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A Naturalist's Guide to the Arctic [Paperback]

E. C. Pielou
4.4 out of 5 stars  See all reviews (5 customer reviews)
List Price: CDN$ 23.61
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Book Description

Jan. 1 1995
This book is a practical, portable guide to all of the Arctic's natural history—sky, atmosphere, terrain, ice, the sea, plants, birds, mammals, fish, and insects—for those who will experience the Arctic firsthand and for armchair travelers who would just as soon read about its splendors and surprises. It is packed with answers to naturalists' questions and with questions—some of them answered—that naturalists may not even have thought of.

Frequently Bought Together

A Naturalist's Guide to the Arctic + A Complete Guide to Arctic Wildlife
Price For Both: CDN$ 38.91

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Product Description

From Library Journal

Pielou (After the Ice Age, LJ 3/1/91) again focuses on the far North in this guide to the natural history of the Arctic. While broader in scope than Bryan Sage's Arctic and Its Wildlife (LJ 4/1/87), her book is not as easy to read and lacks photography. Pielou sets the stage with opening chapters on the sky, climate, sea, and earth formations. The remaining chapters cover plants, birds, mammals, fish, and insects. A map in the plant section codes the locations for all the life forms, while charts and line drawings by the author have sufficient detail to help the reader recognize the physical formation or life form. Pielou intends this guide to be taken into the field, and the book's arrangement encourages that use. Generally recommended for libraries in Canada and Alaska and where the Arctic is of interest.
Jean E. Crampon, Hancock Biology & Oceanography Lib., Univ. of Southern California, Los Angeles
Copyright 1994 Reed Business Information, Inc. --This text refers to the Hardcover edition.

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Customer Reviews

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Most helpful customer reviews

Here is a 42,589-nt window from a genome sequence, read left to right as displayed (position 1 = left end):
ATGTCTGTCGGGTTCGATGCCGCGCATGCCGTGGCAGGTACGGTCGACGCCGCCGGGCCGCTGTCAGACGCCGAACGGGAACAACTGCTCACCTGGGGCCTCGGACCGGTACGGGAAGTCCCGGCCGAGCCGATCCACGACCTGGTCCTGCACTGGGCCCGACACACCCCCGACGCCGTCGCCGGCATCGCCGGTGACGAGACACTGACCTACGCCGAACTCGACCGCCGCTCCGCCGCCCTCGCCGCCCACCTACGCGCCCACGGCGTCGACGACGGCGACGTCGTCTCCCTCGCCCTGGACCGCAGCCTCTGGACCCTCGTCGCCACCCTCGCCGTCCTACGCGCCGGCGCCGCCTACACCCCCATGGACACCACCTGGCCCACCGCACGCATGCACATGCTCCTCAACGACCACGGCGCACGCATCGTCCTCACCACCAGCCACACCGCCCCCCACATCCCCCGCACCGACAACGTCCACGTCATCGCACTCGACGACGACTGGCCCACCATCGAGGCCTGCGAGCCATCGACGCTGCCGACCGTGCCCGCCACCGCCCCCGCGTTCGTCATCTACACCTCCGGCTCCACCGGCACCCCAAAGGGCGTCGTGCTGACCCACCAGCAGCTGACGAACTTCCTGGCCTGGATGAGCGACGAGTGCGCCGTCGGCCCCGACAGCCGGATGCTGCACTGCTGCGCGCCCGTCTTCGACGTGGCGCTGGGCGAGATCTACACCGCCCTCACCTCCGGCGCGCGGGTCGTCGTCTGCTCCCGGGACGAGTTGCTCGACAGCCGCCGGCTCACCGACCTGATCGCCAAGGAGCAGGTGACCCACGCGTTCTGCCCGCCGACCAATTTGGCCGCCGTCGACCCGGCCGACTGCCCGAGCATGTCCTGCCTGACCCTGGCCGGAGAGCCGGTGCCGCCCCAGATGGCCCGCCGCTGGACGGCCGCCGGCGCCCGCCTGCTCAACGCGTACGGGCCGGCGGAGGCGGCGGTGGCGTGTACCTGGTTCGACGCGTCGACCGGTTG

2 of 2 people found the following review helpful
5.0 out of 5 stars Beautifully illustrated, elegantly written May 20 2000
This book is a "must have" for the advanced undergraduate, beginning grad student, or serious amateur naturalist interested in the North. While a combination of other books may be more comprehensive, if I had to trek north to the Yukon, this is what I would throw in my backpack. Pielou's knowledge and love of the high latitudes bursts through every page, and the pen and ink illustrations convey a real sense of both fauna and flora.
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4.0 out of 5 stars a book to be read again and again May 21 2001
By A Customer
I have backpacked on the arctic plain on numerous occasions. Having this book along helps one appreciate the beauty and inter-related nature of the terrain. This is a book to be read more than once; read it on the flight to Alaska. Reading about how the insects torment the caribou makes one appreciate that one has repellants along, and a tent to be inside of. Of the various guides I have been with, this is almost a standard reference book to have with them.
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5.0 out of 5 stars Arctic Ecotour guide's life-line May 22 2003
I worked for four years in a remote, eco-lodge and used to carry at least five books for the guest who wanted to know everything. When I found this book, it remidied the necessity to carry so many books. This book covers enough topics to be useful in almost every situation. It is well written and clear. This book was my life-line and I recommend it to everyone who is travelling north of the tree-line.
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4.0 out of 5 stars A very easy read Feb. 10 2013
Format:Paperback|Verified Purchase
I would recommend this book to anyone either taking a course in Arctic geography at university or planning to travel there. It is written in simple English and it covers a lot of ground by avoiding complex detail about each and every thing. Instead, just the basic principles are laid out with diagrams. I wish the diagrams were a bit easier to grasp. It takes a bit of referencing back and forth to get the idea behind them.
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4.0 out of 5 stars A Naturalist's Guide to the Arctic April 19 2012
Format:Paperback|Verified Purchase
A thorough coverage written in very understandable language. There are some thoughtful Keys to plant identification that are simple and clear. There's a very real sense of how the ecological systems of plants, birds and mammals are interlocked and self-supporting.
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